1. Start small, and seize opportunities when they arise

The prospect of running large scale trials can seem overwhelming for agencies who are at the early stages of taking an experimental approach. The Austrian Research Promotion Agency (FFG) - lead agency of the TAFTIE task force and long time IGL partners - grew their organisational capabilities slowly, starting with relatively straightforward and easy to implement messaging trials that helped demonstrate the value of experimentation more widely across the organisation. Individuals within FFG leading this work have had to remain creative and adaptable, looking for opportunities to expand knowledge and skills beyond the core team. For example, they successfully applied for funding from the European Union to run three randomised controlled trials (RCTs) to evaluate the effectiveness of new measures intended to help strengthen research and innovation in start-ups and SMEs (you can read more about IGL’s support for this programme here). Securing external funding for this work helped FFG to run more advanced trials than might otherwise have been possible, which in turn helped make the case for expanding this area of work within the organisation.

  1. Know when to stop, pivot or progress

A policy experiment has a clearly structured approach to learning - defined before the experiment starts rather than afterwards - and it generates new information, evidence or data. A rigorous policy experiment will have a theory of change, systems and processes in place to capture learning, and a clear timeframe with limits or checkpoints where results will be assessed and decisions made about whether it should be adjusted, scaled up or discontinued. Within the TAFTIE task force, we helped agencies to think about how they could start to develop these systems, and become more rigorous about identifying and testing their assumptions along the way. For example, the Technology Development Foundation of Turkey (TTGV) ran a small pilot within one of their programmes during the course of the Task Force to test a new idea and - all being well - determine whether a larger trial might then be feasible to evaluate its impact. Doing this ultimately saved the agency from investing resources in an intervention that would not have worked despite appearing promising at first - a great illustration of why not going ahead with a programme based on incorrect assumptions should be seen as a big success.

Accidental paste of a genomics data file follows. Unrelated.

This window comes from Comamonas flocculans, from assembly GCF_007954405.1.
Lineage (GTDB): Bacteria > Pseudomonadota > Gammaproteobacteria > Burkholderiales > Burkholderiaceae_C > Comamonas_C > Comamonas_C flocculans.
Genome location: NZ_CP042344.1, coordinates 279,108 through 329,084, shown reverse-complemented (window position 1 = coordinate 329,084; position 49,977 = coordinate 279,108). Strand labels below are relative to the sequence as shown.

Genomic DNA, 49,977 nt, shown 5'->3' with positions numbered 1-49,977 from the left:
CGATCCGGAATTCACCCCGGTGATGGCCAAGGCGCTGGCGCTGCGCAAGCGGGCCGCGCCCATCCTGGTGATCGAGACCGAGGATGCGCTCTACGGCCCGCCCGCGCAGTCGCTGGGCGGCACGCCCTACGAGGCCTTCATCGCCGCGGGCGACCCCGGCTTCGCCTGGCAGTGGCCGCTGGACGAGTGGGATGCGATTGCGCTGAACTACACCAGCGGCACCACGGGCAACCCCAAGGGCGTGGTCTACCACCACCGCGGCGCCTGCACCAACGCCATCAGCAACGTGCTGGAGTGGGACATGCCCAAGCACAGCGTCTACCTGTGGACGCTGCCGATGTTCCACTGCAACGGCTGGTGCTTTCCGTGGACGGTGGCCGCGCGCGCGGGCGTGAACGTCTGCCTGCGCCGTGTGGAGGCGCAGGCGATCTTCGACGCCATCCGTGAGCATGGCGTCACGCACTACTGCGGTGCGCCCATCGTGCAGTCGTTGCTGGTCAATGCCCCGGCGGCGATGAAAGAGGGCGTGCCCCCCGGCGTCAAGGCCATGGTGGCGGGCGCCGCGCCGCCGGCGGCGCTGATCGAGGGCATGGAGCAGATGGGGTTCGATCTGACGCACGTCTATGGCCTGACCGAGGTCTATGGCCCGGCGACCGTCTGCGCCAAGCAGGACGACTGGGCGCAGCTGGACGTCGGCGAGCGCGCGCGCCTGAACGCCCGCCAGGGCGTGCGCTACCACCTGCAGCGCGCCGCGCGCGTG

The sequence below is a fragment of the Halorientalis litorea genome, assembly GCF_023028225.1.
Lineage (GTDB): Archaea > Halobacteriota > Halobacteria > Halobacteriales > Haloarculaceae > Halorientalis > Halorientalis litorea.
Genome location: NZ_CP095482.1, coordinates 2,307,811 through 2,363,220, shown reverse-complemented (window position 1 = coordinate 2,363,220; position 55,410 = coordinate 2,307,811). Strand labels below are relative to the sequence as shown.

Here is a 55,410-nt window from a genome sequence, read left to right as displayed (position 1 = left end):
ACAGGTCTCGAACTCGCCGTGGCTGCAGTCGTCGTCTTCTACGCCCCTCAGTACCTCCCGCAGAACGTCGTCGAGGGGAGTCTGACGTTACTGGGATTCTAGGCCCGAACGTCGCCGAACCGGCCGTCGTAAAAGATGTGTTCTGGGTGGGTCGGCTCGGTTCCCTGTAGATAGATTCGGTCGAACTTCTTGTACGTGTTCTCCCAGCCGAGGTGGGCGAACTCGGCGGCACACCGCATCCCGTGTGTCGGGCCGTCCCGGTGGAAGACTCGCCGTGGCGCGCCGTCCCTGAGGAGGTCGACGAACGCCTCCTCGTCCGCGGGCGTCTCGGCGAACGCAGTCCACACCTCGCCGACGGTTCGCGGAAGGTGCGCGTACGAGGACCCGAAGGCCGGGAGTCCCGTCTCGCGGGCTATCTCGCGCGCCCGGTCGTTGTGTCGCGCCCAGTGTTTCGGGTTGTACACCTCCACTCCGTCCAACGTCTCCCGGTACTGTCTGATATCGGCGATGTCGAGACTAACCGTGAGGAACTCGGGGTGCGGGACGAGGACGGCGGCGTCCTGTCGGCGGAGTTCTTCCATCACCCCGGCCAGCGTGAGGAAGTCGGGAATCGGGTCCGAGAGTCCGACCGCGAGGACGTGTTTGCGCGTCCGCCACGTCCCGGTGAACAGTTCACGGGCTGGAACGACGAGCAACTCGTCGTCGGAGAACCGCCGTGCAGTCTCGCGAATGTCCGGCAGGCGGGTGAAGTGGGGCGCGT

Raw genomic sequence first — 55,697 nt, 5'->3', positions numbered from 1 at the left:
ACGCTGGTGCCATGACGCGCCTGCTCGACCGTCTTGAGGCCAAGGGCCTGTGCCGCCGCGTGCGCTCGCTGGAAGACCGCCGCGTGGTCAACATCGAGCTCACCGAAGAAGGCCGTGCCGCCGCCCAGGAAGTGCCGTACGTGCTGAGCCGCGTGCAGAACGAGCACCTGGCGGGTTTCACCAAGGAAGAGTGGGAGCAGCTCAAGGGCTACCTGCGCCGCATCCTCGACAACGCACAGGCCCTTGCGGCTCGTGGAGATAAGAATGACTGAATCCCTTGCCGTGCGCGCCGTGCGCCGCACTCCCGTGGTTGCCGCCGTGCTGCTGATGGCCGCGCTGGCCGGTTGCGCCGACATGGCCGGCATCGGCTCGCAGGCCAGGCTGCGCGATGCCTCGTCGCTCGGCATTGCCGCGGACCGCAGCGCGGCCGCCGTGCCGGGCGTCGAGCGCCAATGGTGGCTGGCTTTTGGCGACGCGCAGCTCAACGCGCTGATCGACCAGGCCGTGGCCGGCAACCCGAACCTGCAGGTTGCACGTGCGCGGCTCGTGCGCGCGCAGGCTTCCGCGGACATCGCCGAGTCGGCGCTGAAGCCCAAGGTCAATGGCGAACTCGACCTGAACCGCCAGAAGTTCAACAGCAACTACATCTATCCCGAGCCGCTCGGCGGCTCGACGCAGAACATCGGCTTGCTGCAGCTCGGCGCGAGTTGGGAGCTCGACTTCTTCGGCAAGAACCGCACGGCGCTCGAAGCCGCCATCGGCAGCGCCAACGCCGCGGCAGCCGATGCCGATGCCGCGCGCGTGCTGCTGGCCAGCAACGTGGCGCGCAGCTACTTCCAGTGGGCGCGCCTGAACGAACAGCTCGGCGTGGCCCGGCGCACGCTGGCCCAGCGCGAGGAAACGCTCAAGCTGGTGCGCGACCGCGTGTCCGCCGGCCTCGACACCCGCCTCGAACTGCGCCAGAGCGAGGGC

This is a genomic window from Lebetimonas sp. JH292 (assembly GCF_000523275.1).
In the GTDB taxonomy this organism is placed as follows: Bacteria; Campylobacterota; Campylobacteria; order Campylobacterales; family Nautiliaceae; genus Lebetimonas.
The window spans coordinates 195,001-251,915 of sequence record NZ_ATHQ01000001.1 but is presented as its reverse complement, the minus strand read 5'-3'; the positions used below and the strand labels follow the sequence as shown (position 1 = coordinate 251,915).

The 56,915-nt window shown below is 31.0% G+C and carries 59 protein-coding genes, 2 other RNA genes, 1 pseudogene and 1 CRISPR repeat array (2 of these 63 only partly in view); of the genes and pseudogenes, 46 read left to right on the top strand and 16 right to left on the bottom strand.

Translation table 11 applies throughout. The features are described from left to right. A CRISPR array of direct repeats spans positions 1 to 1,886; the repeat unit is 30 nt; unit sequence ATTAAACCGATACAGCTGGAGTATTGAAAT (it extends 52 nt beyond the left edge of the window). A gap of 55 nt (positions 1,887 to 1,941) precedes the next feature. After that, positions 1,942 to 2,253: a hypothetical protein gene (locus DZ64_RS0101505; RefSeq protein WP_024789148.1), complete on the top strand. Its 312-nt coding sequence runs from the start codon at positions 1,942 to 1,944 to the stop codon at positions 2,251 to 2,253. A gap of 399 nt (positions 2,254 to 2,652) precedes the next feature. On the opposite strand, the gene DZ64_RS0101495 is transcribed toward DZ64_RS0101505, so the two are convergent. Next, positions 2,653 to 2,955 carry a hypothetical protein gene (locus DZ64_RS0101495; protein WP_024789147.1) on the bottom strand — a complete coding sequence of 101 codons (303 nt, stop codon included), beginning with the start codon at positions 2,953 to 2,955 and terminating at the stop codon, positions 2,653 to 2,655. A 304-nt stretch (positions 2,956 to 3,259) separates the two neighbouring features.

1. Get support from others

After working with dozens of government agencies around the world to help them develop their experimental capabilities, we know how steep the learning curve can be. It is never a linear process, but rather one that tends to progress in fits and starts. On this kind of learning journey, it is invaluable to have a community of peers that can share what they are doing and learn from the achievements and setbacks experienced by others. The TAFTIE task force provided exactly this kind of network, with participating agencies taking turns to give ‘deep dive’ presentations of their work and receive feedback and support from their counterparts in other organisations. It is also a model we use at IGL - where we seek to facilitate relationships between our partner agencies who are working to address similar challenges and support them to develop their capabilities to use evidence and data more effectively. 


To learn more about the partnership and the different ways in which IGL can support your agency to become more experimental, do get in touch


If you would like to learn more about the TAFTIE Task Force, you can read the final report here and contact the FFG coordinators directly.